When most people think of organ donation, they conjure up a Hollywood version of it. An emergency department staff member urgently approaches the family of a brain-dead patient, and asks them to donate organs while a patient needing a heart or lung or kidney waits nearby.
“People think that's what goes on in the emergency department,” said Clifton W. Callaway, MD, PhD, an associate professor and the executive vice chair of emergency medicine at the University of Pittsburgh School of Medicine. As the leader of a federally funded project to increase organ donation through the emergency department, he knows that this is far from what actually happens. Most people are approached about organ donation when a loved one is in the intensive care unit or on the floor of a hospital. After 18 months of working through the ethics and logistics of a plan to increase organ donation after cardiac arrest in the emergency department, Dr. Callaway has yet to achieve a successful donation.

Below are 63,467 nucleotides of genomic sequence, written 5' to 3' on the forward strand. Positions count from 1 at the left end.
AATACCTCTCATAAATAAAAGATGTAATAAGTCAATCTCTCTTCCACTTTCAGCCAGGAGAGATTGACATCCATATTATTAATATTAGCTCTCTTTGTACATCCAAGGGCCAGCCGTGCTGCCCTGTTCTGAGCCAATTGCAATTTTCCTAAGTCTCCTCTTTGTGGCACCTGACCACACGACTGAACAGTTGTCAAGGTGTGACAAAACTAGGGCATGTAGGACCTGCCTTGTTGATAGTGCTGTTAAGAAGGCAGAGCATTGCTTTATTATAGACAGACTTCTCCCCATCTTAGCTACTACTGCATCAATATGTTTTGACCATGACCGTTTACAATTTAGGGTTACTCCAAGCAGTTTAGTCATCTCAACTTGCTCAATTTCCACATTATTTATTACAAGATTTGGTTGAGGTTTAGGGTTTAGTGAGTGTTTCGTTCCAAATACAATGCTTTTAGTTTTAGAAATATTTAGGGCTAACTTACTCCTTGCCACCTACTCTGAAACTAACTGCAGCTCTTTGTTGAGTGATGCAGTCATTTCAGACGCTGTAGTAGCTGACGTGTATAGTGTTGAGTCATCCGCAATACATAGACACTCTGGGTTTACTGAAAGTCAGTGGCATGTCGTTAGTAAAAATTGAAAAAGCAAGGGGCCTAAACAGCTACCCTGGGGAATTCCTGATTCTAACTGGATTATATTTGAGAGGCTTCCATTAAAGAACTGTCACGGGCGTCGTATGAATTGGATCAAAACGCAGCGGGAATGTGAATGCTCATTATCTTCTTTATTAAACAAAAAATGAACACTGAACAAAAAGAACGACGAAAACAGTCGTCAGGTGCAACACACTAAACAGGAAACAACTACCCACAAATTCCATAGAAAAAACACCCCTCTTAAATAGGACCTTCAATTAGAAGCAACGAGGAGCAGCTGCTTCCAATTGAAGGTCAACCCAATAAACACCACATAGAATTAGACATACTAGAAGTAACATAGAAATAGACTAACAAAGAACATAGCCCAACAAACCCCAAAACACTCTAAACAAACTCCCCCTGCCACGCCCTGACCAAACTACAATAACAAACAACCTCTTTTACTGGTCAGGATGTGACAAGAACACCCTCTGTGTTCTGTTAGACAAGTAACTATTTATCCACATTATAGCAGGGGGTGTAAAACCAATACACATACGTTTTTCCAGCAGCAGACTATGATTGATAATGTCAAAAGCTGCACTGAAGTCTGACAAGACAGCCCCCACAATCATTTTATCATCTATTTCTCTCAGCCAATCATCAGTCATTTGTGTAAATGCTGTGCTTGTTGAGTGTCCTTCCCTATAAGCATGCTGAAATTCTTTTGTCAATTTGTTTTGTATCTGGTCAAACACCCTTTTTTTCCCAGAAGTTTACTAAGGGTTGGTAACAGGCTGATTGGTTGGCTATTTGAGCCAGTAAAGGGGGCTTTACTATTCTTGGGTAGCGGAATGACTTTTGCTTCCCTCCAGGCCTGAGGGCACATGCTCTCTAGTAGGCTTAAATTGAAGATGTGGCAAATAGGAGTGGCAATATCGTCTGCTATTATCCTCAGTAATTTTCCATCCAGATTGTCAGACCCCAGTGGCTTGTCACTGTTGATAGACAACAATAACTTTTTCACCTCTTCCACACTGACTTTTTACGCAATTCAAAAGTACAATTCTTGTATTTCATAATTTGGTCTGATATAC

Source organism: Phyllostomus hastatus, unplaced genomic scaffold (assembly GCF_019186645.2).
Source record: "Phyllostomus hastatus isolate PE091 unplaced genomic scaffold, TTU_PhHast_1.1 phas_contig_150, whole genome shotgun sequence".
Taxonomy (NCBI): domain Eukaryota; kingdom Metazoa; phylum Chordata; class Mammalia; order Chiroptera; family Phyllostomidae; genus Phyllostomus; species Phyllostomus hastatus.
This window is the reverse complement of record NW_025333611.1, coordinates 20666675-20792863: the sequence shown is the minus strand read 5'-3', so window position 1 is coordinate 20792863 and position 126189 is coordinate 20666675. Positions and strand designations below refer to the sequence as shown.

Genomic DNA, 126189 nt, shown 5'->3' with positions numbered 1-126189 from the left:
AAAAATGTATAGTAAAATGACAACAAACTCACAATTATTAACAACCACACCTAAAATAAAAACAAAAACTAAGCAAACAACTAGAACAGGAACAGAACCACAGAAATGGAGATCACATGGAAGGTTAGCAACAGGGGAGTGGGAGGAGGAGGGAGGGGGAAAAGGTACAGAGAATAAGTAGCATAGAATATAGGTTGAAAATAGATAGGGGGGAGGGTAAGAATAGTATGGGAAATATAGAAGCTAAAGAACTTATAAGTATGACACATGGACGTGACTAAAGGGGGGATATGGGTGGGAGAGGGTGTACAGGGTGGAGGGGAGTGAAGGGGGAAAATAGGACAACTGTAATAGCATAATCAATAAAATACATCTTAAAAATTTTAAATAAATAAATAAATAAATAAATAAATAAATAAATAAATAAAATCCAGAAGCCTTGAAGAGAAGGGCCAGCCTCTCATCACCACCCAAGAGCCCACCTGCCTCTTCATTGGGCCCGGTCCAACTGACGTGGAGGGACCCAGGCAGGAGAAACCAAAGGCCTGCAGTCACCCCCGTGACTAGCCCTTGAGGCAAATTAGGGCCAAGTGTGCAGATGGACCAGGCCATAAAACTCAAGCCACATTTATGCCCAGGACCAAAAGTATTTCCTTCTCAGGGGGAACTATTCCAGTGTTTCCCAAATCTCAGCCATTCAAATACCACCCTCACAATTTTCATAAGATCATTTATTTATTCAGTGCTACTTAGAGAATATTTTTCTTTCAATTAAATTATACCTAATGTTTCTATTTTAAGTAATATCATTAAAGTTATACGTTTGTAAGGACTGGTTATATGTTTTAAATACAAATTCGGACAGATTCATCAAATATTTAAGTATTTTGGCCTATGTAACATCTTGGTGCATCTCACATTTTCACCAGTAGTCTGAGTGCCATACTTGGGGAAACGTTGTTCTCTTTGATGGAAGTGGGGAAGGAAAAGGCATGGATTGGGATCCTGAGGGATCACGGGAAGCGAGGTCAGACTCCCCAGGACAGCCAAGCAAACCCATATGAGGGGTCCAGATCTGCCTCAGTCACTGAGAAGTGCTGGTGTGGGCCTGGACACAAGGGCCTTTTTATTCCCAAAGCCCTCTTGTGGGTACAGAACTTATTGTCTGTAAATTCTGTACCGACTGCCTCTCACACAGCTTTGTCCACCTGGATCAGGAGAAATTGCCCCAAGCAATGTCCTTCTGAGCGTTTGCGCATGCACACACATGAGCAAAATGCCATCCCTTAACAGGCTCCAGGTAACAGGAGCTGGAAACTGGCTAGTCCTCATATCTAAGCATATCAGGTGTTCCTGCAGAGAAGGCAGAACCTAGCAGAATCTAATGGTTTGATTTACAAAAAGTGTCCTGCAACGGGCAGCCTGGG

The biggest concern was the ethics of doing it in the emergency department, and whether it would affect emergency care, he said. “As an emergency physician, I felt there was no way. I don't know they are an organ donor until I call CORE, and they look it up on a list. There would be no tainting of resuscitation efforts based on organ donor status,” Dr. Callaway said. Only patients for whom everything has been done and who cannot be revived are considered, he said. The donation occurs after cardiac death — no heartbeat, no breathing.
Logistics was another issue, he said. His department's protocol mandated that the ED call the medical examiner and the organ procurement organization. “Like all emergency physicians, I handed it to the charge nurse, and the patient was whisked to the morgue,” he said.
But European nations, particularly Spain, developed a process that increases the rate of organ donation through the emergency department, and Dr. Callaway said he mimicked many of the features in that country in setting up his program, adapting the Spanish program to his hospital. He also built firewalls to prevent even the appearance that care would be less than optimum for potential organ donors. “Anyone involved in organ procurement could not be working in the emergency department that day,” he said. The call list was set up based on those criteria.